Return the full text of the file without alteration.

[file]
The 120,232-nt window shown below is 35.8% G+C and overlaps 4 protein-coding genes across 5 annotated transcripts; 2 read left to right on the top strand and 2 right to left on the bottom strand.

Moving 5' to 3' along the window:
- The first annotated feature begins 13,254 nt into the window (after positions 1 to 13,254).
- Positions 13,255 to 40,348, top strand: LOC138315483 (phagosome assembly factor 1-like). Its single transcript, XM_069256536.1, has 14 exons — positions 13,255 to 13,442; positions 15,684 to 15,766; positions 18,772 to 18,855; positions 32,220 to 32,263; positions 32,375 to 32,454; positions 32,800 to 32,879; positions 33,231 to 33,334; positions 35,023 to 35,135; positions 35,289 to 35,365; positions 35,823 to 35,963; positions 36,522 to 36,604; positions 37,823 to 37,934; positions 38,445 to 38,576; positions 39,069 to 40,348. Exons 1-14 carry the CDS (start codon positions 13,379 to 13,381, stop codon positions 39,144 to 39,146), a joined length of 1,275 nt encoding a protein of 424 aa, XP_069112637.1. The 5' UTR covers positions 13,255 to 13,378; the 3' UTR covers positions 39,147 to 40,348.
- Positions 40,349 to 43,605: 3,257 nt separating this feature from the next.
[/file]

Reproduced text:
The 120,232-nt window shown below is 35.8% G+C and overlaps 4 protein-coding genes across 5 annotated transcripts; 2 read left to right on the top strand and 2 right to left on the bottom strand.

Moving 5' to 3' along the window:
- The first annotated feature begins 13,254 nt into the window (after positions 1 to 13,254).
- Positions 13,255 to 40,348, top strand: LOC138315483 (phagosome assembly factor 1-like). Its single transcript, XM_069256536.1, has 14 exons — positions 13,255 to 13,442; positions 15,684 to 15,766; positions 18,772 to 18,855; positions 32,220 to 32,263; positions 32,375 to 32,454; positions 32,800 to 32,879; positions 33,231 to 33,334; positions 35,023 to 35,135; positions 35,289 to 35,365; positions 35,823 to 35,963; positions 36,522 to 36,604; positions 37,823 to 37,934; positions 38,445 to 38,576; positions 39,069 to 40,348. Exons 1-14 carry the CDS (start codon positions 13,379 to 13,381, stop codon positions 39,144 to 39,146), a joined length of 1,275 nt encoding a protein of 424 aa, XP_069112637.1. The 5' UTR covers positions 13,255 to 13,378; the 3' UTR covers positions 39,147 to 40,348.
- Positions 40,349 to 43,605: 3,257 nt separating this feature from the next.